Published: Friday, October 27, 2017 @ 2:29 PM
By: Staff Report
— President Donald Trump on Thursday announced that he would roll back regulations to allow state governments looking to access Medicaid funding for drug treatment centers with more than 16 beds.
This news organization has covered all sides of the opioid and overdose spike, from impact on families to effect on public services.
Here are seven of the most powerful consequences of overdoses on southwest Ohio.
From the middle of the street to high traffic restaurants, overdoses are happening in some unusual places.
Emergency crews say a Middletown man who overdosed is lucky to be alive after he fell onto nearby railroad tracks.
Dayton police were called to the Arby’s parking lot on Salem Avenue, where a 59-year-old man was overcome by a suspected opioid overdose.Springfield police patrolling on West North Street shortly before midnight allegedly saw Dalton L. Smith, 24, stagger and fall to his knees in the median between West Columbia and West North streets, according to court records. Two children, ages 3 and 5, were standing nearby, police say.
A co-pastor with Sons of Light Ministries said he's glad the man who overdosed on heroin did so in a bathroom at the Dayton church, otherwise help could have come too late.
The deaths of a Centerville pilot and his wife gained national attention, in part because they were discovered by their four children.
Centerville Police Department released two 9-1-1 calls made by two children in the home where Brian and Courtney Halye were found dead Thursday morning. A 13-year-old boy told the dispatcher, "my two parents, I just woke up, and my parents are on the floor. My sister said they are not waking up."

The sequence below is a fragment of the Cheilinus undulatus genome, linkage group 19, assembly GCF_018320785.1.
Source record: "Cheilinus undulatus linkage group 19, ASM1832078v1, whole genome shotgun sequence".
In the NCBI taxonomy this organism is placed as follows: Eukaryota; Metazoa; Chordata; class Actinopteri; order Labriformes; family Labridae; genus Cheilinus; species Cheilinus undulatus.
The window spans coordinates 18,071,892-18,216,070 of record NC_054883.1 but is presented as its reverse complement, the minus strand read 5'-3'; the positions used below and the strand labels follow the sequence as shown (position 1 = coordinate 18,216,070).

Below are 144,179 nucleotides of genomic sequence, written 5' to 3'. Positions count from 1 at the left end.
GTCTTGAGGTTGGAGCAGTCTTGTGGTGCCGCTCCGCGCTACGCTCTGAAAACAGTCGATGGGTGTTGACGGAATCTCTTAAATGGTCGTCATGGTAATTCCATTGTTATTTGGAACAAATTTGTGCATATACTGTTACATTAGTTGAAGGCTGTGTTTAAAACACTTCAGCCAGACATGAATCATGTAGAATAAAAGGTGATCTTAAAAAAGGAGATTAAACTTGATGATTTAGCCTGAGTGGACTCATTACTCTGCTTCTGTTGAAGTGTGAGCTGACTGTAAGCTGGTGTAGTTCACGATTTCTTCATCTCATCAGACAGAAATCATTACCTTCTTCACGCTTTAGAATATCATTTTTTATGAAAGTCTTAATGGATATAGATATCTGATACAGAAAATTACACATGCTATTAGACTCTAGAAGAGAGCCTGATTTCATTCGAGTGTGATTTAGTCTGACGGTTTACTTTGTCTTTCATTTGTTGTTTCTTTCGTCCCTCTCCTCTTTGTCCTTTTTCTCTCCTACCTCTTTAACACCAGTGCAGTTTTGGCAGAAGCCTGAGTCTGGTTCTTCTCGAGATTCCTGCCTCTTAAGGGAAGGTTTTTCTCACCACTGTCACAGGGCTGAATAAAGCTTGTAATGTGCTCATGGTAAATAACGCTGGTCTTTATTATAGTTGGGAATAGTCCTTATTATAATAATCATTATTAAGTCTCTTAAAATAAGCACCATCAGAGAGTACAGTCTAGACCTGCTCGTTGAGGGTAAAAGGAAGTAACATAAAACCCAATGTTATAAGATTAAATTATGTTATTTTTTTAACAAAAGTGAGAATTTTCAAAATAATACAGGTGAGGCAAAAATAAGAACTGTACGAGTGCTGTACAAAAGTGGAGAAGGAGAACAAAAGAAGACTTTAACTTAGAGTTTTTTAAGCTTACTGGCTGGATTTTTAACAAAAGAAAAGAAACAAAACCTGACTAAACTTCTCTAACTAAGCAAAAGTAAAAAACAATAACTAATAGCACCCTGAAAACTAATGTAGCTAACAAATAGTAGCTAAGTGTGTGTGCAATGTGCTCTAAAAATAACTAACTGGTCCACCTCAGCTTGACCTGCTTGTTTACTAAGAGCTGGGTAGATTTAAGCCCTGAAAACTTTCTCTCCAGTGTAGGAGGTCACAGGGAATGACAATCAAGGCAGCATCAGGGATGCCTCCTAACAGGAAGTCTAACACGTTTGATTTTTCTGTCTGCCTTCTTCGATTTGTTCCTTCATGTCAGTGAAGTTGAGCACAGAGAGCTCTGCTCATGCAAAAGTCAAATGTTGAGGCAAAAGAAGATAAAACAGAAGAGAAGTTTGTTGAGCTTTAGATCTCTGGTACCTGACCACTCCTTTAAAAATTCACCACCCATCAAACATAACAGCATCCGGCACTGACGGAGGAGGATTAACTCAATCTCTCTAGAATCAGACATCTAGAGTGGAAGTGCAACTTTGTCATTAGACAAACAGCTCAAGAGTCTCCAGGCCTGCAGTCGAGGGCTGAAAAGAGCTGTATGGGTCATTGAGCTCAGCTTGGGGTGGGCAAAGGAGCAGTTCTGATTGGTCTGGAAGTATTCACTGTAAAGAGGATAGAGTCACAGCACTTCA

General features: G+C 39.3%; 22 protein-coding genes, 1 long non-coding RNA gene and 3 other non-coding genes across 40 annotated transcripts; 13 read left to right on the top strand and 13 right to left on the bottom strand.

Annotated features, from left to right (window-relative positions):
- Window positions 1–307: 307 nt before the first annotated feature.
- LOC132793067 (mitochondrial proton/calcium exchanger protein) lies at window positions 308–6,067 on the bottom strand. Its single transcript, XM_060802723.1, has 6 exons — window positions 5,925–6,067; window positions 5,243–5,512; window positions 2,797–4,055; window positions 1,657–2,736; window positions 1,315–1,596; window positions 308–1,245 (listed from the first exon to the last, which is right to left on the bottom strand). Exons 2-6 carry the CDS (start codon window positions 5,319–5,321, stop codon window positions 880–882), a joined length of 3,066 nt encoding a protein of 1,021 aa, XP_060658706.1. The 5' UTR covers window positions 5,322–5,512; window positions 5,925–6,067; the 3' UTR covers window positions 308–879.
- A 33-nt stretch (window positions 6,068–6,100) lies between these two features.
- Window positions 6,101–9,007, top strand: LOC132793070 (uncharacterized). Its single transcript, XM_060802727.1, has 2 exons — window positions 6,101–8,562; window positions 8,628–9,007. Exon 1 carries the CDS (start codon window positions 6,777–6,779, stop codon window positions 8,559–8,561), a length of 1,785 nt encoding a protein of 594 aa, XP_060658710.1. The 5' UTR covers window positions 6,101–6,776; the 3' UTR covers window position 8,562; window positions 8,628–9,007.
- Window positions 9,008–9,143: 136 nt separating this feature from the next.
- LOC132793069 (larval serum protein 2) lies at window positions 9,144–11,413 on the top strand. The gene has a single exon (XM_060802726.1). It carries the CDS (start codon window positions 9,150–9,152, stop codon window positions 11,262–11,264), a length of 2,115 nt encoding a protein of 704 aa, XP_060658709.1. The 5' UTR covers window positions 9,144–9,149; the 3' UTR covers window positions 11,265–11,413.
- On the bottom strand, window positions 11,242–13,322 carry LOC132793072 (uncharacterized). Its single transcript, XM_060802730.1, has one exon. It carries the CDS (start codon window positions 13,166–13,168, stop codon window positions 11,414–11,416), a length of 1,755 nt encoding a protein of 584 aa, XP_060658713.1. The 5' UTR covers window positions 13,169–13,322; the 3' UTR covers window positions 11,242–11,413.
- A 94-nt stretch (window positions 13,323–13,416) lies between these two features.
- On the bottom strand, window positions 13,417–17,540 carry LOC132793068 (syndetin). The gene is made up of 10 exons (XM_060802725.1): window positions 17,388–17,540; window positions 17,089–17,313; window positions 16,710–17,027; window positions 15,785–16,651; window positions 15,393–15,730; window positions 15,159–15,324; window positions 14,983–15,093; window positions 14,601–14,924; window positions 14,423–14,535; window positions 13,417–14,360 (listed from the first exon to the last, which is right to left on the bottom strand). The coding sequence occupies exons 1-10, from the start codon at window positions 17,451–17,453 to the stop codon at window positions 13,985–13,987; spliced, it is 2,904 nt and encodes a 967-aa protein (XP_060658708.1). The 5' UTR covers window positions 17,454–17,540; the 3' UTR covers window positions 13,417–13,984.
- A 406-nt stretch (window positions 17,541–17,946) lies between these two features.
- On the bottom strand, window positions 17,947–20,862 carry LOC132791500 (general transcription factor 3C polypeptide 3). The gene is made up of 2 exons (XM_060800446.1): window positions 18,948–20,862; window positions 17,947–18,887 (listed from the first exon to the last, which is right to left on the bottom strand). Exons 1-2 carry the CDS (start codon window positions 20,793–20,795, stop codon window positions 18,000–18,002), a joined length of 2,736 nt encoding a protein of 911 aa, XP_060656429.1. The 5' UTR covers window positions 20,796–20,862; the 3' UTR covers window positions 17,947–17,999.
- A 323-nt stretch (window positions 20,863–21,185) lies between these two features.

-- From Overdoses likely cause of death of Centerville couple, March 16
Continually frustrated by the overdoses and the cost, some have called for significant changes. Social media reacted strongly when Middletown City Council member Dan Picard asked if it was possible for EMS to not respond to overdose calls.
Noting people with cancer don’t get free chemotherapy from medics nor do people having heart attacks get a free heart bypass in an EMS run, Picard asked if there was a law that requires the city to respond to overdose calls.
-- From Middletown council member: Can we stop responding to overdoses?, June 22
Because of how powerful heroin, fentanyl and other drugs are, even incidental contact by those trying to help has led to overdoses.
The incident highlights the chilling danger to police and the public from an extremely powerful opioid that, at its most potent, just a few granules can kill.
Fentanyl is so rampant in Ohio, it raises concern that people other than law officers are also at risk of accidental contact with deadly drug residue in places like public restrooms where addicts commonly use drugs, in hospitals where users are treated, and in the homes of drug users.
The fentanyl epidemic that has clogged the streets, filled the Montgomery County morgue and launched hundreds of police investigations has led to more federal prosecutions as law enforcement attempts to disrupt the flow of drugs into the area by targeting dealers.
Fentanyl has become such a presence on some streets that police caught an alleged dealer when he flagged down a plain clothes officers’ car.
“You make room for these cases. You just do,” Brent Tabacchi, assistant U.S. attorney, said of the crush of new cases. “That has meant longer hours for a lot of people here in the office. It means a lot of times we’ve been calling our magistrate judges at 10:30 or 11 o’clock at night to get warrants.
“We’ve always had some element of that, but when a week or two goes by and we’re not in here at night doing something, it almost seems unusual now.”
A summer ridealong with Middletown paramedics this summer produced a powerful photo story by this news organization about what emergency crews face in the field.
Emergency personnel found a man unconscious, lying between two vehicles across the alley. Paramedics first tried to start an IV, the fastest and most effective way to push Narcan into the mans system, and when that failed, Narcan was administered through the mans nose. Then a second IV was started. The entire time, paramedics bagged the gentleman until his oxygen level returned to normal.
Opioid addiction, abuse and overdose deaths cost Ohio from $6.6 billion to $8.8 billion, according to a new report from the C. William Swank Program in Rural-Urban Policy at Ohio State University.
The problem is particularly acute in rural areas, where too many have little access to medication-assisted treatment. And the report turns a spotlight to the Dayton area and beyond, saying: “This is a particularly critical issue in the rural areas of Southwest Ohio, where opioid abuse rates are high but local access to treatment is limited.”
-- From Opioids cost Ohio $8.8 billion, Oct. 26